Guest Column | July 27, 2020

No Time To Waste: Why Automation Will Shape The Future Of IoMT Security

By Greg Murphy, Ordr

Cyber Fraud security

In cybersecurity, speed is the name of the game. And in the current climate of adaptation to fast-changing conditions, organizations of all kinds are learning hard lessons of what it will take to survive and succeed in IT’s tomorrow. This is especially true in healthcare where the ability to act fast is essential in dealing with health crises, which also includes adversarial threats to network and data security.

As hospitals, clinics, and other healthcare organizations procure and deploy innovative new technologies, such as the Internet of Things (IoT) and Internet of Medical Things (IoMT), these connected devices are a valuable asset to healthcare workers, but they also create vulnerabilities and potential risks to the network. This includes things like “Shadow IoT” threats that result from a dangerous mix of devices that can undermine enterprise security.

Due to their specialized nature and mission-critical operations, modern medical equipment uses a wide range of operating systems, changes state constantly, and supports a variety of communication protocols. Yet, these devices are not designed to be secure and often can’t accommodate security software agents for management. In fact, 15-19 percent of medical devices run on old operating systems because they typically cannot be taken offline—even to be patched—due to the nature of their operations. On top of that, things get complicated (and risky) when you add other IoT devices to the network for things like for facilities management, communications and administration, physical security, and even consumer-grade devices such as voice assistants.

Automation Is The New Proactive

Hospitals and clinics have been forced to expand their operations and IT footprints ad hoc in response to short-term pandemic needs, and that has affected long-term IT strategies and the way healthcare organizations approach the new normal. Such planning must include clear goals for the security and management of these devices and the patients who rely on them. There are four essential steps for doing this, and the imperative to move fast requires that IT automate each step:

  1. Discover devices: It is vital to gain visibility into every unmanaged and IoT device that connects to your network. This includes ephemeral assets that may go offline at any time and then reappear in a new physical and network location. High-fidelity information is critical to truly understand and classify these devices.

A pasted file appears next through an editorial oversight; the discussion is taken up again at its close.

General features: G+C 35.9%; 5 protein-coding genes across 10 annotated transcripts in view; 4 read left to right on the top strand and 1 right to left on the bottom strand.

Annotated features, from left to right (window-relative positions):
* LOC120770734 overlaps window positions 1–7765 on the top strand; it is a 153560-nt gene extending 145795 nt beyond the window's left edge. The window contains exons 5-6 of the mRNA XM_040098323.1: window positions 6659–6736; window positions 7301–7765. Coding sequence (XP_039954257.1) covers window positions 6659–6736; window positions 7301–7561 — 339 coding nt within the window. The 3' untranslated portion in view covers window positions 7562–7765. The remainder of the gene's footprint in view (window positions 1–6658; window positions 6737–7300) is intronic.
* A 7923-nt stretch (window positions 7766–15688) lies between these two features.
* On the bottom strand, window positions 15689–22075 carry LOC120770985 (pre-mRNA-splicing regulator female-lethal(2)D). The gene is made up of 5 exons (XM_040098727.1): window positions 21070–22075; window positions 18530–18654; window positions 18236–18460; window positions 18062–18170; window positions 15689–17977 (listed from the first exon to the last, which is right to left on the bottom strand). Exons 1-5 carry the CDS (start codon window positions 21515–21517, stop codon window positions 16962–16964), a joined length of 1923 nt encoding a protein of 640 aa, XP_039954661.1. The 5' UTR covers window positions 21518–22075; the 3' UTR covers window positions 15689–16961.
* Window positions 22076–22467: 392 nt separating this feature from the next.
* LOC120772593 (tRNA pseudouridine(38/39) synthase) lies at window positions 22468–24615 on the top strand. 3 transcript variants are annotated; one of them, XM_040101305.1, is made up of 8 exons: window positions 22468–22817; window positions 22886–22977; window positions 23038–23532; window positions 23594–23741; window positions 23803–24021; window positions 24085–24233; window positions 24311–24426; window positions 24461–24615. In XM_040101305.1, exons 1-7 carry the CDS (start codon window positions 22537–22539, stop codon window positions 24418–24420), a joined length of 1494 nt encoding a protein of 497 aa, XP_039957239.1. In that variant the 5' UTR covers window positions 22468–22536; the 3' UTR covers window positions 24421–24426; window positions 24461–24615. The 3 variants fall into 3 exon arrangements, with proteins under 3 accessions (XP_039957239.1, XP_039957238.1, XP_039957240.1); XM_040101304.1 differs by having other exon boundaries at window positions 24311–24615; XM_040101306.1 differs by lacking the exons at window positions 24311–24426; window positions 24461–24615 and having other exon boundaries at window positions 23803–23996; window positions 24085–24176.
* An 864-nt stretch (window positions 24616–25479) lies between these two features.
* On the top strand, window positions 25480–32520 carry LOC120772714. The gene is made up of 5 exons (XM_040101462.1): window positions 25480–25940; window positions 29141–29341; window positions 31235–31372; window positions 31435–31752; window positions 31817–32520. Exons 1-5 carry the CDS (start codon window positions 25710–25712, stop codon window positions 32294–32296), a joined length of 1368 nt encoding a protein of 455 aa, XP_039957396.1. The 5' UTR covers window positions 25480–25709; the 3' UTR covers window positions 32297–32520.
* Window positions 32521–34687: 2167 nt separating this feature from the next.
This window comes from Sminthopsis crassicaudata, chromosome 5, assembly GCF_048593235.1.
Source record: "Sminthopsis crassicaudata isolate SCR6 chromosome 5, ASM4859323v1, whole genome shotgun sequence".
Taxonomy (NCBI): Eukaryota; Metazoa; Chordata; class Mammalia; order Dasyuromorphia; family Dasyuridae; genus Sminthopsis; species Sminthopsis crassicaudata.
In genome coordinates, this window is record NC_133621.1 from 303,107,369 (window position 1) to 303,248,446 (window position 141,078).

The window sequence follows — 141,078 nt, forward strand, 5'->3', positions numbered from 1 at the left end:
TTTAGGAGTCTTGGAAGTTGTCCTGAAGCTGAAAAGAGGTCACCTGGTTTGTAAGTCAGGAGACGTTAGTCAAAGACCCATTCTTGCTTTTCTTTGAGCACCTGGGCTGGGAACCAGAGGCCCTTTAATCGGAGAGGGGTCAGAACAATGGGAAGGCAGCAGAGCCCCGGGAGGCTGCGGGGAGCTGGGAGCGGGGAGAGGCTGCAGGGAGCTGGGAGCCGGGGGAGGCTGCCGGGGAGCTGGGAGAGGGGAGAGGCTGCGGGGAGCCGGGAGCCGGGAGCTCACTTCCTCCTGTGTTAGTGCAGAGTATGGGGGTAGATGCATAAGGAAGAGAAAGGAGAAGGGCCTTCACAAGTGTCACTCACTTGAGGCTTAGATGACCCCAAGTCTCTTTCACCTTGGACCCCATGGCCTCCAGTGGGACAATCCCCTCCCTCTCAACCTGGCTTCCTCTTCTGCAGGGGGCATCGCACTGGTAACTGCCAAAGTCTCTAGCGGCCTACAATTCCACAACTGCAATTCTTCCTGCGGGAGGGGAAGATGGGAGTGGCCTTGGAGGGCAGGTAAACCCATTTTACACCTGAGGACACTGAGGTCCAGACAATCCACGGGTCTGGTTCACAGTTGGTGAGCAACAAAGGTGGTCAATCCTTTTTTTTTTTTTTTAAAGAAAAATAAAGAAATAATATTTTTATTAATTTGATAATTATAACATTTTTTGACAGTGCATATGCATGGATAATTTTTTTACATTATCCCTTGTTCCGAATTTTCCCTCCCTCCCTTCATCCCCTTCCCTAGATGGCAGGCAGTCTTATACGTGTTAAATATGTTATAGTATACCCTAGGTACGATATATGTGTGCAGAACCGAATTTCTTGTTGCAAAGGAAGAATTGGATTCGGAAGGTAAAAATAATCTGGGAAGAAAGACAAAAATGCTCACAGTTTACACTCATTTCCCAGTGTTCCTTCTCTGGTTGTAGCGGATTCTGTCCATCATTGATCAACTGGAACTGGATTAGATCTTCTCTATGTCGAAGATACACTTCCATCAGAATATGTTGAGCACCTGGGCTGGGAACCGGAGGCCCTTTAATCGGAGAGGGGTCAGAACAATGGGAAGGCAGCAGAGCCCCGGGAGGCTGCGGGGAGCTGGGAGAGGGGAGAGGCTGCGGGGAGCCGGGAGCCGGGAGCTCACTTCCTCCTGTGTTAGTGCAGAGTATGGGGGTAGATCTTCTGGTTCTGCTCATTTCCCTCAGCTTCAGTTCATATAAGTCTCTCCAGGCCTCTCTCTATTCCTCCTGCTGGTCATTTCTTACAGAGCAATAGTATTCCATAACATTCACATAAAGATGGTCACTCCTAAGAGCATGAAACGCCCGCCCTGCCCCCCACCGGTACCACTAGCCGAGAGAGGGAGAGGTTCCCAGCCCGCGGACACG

2. Understand behavior: Once you know what devices you have, you need to know its purpose in the enterprise and understand its normal behavior patterns. Mapping communications patterns and baselining device behavior is crucial to identifying anomalous behaviors.
  3. Identify risks: Are there mission-critical devices? Are there vulnerable devices? Understand the risk profile for these devices, from medical device advisories and vulnerabilities to obsolete device operating systems. Identify anomalous behaviors such as a rogue or infected device communicating to a bad domain.
  4. Generate policies: With all devices accounted for and categorized, IT and security teams can generate and assign appropriate segmentation policies for high-risk, vulnerable, and mission-critical devices. These policies can control how each device communicates, what resources they can and cannot access, and to ensure every new device and service is risk-assessed and secured in real time.

Automation is crucial to each of these steps; it ensures that critical IT resources are not hampered by a lack of information or manual processes. It has become clear that we cannot rely solely on human intervention to protect these assets, and that we need to move faster to integrate innovative technologies effectively, and without sacrificing security.

Arriving at the future of work and a post-pandemic new normal requires a shift of focus that addresses the security implications of the IoT/IoMT melting pot that healthcare enterprise IT has become. Doing so will help protect critical assets and ensure the reliability of that enterprise, but the speed needed to get there must not come at the cost of security, even as we learn and adapt to the lessons of this crisis.

About The Author

Greg Murphy is President and CEO of Ordr, where he is responsible for the overall vision and strategy of the enterprise IoT security company. Previously, he was VP of Business Operations for the HPE Aruba Group, where he led the business integration of Aruba and HP Networking following HP’s $3 billion acquisition of the company in 2015. Greg received his M.A. from Stanford University and his B.A. from Amherst College. Connect with him on LinkedIn.